Over the weekend I received a letter in the mail from my bank. They were writing to inform me that I had $10 in an old savings account I had opened when I was a kid. To be quite honest I had forgotten about the $10, so I kind of feel like a kid playing Life or Monopoly who just got handed a card that says "Bank error in your favor. Collect $10." I know I'm rambling over an Alexander Hamilton here, but in today's wine market, that can get me a lot. All of this led to a list of the top ten wines for $10. And since I'm feeling a tad indecisive, I'm employing my readers to help me. Peruse the list and leave a comment telling me which one I should purchase with my ten spot.

1. Cristalino by Jaume Serra - 'Cava' Brut Rose - Spain NV - $10
After a ridiculous legal battle between French luxury brand Louis Vuitton Moet Hennessey (LVMH) and value-packed sparkling Spanish wine producer Cristalino, this wine is now Jaume Serra Cristalino, as opposed to simply Cristalino. LVMH owns Louis Roederer, the Champagne house that produces the Cristal Cuvée De Prestige, and their claim is that "An appreciable number of consumers falsely believe because of the name CRISTALINO that an inexpensive sparkling wine is the low-priced offering of the makers of the premier champagne, CRISTAL." While that's absolutely ridiculous, in August of 2010 a federal court in Minneapolis ruled that Cristalino infringed on the coveted name and therefore must change the name of their product. Enter Jaume Serra Cristalino.

This value-packed Cava is a great alternative to traditional Champagne. Cava, like Champagne, is produced using the traditional method. It's made from 60% Pinot Noir and 40% Trepat, a grape native to the northeast of Spain. This wine is dry, as Brut on the label indicates. It's fresh and clean, with flavors and aromas of strawberries, raspberries, and cherries, and the traditional production method imparts aromas of fresh bread dough. The Cristalino by Jaume Serra makes a great seafood pairing.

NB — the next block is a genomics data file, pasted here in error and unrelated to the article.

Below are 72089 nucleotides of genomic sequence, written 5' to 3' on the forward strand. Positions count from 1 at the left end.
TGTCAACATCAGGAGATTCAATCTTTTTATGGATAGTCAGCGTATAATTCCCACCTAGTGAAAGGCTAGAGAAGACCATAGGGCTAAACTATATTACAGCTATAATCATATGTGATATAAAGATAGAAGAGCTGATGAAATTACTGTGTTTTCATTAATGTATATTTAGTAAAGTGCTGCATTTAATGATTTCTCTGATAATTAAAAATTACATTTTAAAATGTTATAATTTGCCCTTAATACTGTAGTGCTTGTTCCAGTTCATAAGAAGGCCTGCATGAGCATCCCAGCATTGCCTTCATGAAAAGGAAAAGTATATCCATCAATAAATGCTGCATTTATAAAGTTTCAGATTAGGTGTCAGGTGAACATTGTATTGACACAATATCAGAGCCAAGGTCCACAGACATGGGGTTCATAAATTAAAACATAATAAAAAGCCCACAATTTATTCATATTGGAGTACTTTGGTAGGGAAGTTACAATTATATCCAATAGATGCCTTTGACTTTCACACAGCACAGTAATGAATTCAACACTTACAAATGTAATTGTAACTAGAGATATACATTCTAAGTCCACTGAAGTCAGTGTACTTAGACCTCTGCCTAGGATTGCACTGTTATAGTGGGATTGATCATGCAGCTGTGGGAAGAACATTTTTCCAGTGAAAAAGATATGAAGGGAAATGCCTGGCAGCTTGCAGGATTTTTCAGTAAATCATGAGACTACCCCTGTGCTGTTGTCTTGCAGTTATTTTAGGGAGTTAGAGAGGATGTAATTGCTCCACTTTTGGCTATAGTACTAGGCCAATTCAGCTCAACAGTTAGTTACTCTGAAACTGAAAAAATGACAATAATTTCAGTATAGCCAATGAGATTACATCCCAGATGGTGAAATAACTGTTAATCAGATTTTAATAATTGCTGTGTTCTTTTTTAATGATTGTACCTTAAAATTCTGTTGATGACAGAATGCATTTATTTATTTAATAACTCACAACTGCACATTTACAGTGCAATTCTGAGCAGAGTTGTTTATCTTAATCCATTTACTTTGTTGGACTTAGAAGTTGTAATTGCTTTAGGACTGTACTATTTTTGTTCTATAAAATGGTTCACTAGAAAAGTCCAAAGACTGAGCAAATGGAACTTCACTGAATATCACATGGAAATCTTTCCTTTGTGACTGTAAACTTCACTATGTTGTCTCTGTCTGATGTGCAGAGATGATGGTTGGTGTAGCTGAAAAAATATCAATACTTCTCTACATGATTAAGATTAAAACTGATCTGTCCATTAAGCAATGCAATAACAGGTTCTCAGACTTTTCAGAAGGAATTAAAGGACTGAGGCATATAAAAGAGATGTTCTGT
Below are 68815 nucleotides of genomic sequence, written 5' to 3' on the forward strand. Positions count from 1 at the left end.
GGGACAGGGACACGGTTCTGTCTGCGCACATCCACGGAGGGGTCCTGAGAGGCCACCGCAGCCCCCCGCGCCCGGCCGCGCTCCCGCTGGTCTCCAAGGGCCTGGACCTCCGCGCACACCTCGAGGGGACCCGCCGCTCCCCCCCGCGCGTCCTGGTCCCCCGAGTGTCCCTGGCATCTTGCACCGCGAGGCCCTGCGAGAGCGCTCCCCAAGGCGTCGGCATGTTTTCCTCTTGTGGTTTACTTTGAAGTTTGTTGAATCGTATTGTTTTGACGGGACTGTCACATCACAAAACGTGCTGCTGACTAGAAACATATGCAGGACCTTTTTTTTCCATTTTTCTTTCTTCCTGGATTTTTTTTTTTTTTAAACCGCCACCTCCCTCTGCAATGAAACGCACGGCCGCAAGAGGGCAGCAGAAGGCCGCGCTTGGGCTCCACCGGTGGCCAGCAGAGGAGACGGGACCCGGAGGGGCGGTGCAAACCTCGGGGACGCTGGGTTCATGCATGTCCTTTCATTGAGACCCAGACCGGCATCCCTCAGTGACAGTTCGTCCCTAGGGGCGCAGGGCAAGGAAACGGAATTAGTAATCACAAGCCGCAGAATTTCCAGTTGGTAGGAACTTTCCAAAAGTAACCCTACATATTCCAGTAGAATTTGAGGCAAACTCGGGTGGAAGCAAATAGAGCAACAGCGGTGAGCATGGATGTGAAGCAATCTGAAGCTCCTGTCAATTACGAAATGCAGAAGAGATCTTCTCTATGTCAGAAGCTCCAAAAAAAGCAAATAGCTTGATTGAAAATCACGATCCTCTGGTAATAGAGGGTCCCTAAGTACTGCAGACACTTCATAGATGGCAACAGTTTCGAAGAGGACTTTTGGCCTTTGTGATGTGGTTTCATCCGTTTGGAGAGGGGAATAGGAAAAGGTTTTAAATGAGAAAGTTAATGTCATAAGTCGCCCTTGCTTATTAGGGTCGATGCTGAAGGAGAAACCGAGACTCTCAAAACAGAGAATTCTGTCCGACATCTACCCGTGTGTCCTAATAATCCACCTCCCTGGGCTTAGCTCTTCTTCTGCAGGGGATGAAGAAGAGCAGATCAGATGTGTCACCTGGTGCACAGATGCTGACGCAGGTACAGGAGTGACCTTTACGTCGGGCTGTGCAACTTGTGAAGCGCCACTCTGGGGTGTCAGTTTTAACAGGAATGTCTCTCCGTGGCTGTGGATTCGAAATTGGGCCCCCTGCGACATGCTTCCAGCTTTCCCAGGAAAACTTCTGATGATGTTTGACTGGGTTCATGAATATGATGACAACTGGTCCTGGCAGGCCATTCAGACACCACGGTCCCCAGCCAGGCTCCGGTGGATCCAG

2. Snoqualmie Vineyards - 'Winemaker's Select' Riesling - Columbia Valley, Washington 2009 - $10
The next ten spot wine is a wonderful white from the Pacific Northwest. Snoqualmie is an Eco-friendly producer owned by Washington wine group Ste. Michelle Wine Estates, whose portfolio includes Chateau Ste. Michelle, Erath, Columbia Crest, 14 Hands, along with several others. The 'Winemaker's Select' Riesling by Snoqualmie comes from the Columbia Valley in Washington, one of the largest American Viticultural Areas (AVA) in the US. What I like about this wine is that it's bright and crisp. Many Pacific Northwest Riesling's tend to be fatter, with lush fruit flavors and aromas that equate to presumably higher sugar levels. Instead, this wine is off-dry and refreshing, with characteristics of peach, pear, and apricot. It pairs well with shellfish, soft cheeses, and spicy dishes.

3. Pomelo - Sauvignon Blanc - California 2009 - $10
This next "top tenner" takes its name from the fruit that it showcases. Pomelo Sauvignon Blanc tastes and smells like the Pomelo, a citrus fruit native to southeast Asia. Pomelo Sauvignon Blanc was conceived in 2004 by Randy Mason, owner of Mason Cellars in California who has been producing world-class Sauvignon Blanc since the mid 1990's. This wine is dry, displaying fresh citrus aromas of grapefruit, lemon, lime and of course, Pomelo. It's a great pairing for white meat and fish as well as vegetable dishes, especially salads with a vinaigrette dressing.